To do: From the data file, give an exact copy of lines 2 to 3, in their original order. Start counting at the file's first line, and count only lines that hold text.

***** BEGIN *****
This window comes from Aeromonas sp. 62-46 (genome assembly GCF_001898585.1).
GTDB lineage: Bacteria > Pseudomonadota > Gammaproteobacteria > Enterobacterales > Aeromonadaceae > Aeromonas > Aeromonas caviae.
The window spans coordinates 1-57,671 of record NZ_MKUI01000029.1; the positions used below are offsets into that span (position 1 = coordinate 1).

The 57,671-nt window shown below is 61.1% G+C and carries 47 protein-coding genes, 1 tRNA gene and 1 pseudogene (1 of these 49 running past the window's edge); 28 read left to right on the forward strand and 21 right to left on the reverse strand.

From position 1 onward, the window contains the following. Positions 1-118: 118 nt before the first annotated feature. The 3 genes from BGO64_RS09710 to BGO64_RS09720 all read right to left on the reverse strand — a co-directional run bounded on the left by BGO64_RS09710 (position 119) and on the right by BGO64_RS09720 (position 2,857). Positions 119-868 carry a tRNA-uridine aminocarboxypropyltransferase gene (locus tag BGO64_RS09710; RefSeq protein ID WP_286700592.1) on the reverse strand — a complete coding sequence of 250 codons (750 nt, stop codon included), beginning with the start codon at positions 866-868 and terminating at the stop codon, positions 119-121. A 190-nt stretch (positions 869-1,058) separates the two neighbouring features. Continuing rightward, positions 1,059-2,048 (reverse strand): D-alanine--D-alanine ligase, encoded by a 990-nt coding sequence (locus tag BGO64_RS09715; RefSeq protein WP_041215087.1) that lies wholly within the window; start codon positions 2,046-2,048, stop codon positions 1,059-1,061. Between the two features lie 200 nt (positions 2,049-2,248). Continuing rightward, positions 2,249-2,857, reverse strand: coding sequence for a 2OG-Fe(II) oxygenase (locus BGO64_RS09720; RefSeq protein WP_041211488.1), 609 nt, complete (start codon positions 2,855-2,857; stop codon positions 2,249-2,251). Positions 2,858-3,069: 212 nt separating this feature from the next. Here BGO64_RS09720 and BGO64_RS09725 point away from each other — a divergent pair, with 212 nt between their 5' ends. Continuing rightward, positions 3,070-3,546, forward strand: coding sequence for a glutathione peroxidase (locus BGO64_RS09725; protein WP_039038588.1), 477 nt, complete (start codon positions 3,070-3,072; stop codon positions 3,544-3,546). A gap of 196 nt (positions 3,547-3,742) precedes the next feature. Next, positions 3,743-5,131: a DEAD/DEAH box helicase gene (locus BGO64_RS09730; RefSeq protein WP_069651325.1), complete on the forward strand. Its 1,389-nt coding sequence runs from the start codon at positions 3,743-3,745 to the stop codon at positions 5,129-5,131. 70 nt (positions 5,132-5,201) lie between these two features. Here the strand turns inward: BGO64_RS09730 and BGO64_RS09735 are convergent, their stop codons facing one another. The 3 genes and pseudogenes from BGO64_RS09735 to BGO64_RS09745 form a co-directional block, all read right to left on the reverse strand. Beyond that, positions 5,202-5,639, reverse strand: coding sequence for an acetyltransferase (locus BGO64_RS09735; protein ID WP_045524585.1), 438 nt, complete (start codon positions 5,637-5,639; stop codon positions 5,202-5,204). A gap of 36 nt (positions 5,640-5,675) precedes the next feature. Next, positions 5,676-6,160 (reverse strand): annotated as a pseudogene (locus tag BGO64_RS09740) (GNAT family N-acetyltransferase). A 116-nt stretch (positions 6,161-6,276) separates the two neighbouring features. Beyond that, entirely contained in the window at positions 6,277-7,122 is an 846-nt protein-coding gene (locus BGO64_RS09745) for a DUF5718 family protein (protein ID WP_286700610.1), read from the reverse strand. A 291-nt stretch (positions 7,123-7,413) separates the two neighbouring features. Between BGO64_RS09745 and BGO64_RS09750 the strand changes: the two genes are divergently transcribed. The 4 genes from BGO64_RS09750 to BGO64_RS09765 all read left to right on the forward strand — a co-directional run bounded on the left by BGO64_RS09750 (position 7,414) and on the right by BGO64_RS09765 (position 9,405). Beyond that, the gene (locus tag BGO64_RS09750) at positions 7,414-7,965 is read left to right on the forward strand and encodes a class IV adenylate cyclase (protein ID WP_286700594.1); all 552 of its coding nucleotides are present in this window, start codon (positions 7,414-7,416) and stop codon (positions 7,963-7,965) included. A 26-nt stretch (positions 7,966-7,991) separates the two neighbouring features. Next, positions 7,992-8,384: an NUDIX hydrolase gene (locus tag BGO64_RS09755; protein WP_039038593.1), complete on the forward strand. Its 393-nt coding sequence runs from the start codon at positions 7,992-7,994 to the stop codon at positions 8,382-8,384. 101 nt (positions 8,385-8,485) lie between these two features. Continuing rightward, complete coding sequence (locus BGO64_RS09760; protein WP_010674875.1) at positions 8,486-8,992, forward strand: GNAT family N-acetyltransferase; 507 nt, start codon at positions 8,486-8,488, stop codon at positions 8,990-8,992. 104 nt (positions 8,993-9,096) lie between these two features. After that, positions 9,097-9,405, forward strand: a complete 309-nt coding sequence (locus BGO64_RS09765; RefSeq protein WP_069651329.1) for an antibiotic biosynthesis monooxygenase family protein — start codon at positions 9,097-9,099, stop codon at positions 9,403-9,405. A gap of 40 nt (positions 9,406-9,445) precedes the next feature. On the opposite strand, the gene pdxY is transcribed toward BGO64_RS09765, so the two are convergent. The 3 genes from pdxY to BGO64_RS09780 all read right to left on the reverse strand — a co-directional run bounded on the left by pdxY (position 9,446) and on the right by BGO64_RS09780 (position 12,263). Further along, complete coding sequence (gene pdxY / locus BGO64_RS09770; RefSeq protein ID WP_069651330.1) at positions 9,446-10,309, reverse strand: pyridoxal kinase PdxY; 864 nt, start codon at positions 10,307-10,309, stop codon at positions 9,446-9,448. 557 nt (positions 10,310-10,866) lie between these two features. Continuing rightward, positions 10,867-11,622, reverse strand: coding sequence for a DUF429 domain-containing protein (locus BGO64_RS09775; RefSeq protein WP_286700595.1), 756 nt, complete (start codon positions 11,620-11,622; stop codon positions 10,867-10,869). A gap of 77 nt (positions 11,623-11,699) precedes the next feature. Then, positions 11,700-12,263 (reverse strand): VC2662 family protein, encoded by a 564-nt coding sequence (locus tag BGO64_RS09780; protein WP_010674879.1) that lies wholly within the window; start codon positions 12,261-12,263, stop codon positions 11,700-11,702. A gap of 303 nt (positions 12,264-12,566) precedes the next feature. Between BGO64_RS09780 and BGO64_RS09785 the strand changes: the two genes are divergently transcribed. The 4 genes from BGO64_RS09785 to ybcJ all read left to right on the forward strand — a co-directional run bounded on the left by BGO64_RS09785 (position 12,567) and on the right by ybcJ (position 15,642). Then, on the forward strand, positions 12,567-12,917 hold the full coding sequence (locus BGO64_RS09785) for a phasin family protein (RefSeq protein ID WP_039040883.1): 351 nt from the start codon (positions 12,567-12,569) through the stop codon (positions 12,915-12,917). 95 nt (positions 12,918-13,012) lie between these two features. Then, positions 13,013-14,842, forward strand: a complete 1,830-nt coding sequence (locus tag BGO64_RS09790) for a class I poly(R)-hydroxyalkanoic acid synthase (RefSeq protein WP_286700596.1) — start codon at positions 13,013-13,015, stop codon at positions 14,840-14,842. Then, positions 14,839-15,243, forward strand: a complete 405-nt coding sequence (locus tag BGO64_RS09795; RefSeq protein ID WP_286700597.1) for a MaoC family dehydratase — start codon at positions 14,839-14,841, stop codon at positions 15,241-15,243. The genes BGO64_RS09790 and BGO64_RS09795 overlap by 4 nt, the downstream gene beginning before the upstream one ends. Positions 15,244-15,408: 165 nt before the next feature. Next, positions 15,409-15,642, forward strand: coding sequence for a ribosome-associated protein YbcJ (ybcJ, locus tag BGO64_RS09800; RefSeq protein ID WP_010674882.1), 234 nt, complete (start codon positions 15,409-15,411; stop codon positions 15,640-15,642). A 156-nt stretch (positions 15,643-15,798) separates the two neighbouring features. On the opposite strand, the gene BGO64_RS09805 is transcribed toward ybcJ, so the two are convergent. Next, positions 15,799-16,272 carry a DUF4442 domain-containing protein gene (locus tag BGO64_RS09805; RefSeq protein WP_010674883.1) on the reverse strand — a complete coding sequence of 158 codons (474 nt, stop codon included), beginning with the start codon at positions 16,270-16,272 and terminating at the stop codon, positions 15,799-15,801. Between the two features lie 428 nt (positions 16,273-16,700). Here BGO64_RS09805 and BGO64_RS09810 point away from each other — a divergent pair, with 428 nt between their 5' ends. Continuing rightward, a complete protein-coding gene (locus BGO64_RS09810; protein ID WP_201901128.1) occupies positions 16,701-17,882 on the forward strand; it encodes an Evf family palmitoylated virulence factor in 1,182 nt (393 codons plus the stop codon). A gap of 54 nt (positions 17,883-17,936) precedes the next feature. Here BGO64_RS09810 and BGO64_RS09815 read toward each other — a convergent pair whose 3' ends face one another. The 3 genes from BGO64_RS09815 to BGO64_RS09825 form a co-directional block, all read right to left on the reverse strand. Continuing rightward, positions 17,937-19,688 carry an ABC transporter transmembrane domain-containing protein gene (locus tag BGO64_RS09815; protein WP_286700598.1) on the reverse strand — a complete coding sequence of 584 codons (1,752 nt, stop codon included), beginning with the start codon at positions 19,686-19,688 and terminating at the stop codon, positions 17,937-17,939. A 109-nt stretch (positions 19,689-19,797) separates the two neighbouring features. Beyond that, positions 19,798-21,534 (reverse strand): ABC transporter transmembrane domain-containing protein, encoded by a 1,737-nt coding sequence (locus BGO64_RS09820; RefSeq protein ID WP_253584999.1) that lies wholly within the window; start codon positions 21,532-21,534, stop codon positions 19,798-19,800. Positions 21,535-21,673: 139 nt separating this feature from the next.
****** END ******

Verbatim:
GTDB lineage: Bacteria > Pseudomonadota > Gammaproteobacteria > Enterobacterales > Aeromonadaceae > Aeromonas > Aeromonas caviae.
The window spans coordinates 1-57,671 of record NZ_MKUI01000029.1; the positions used below are offsets into that span (position 1 = coordinate 1).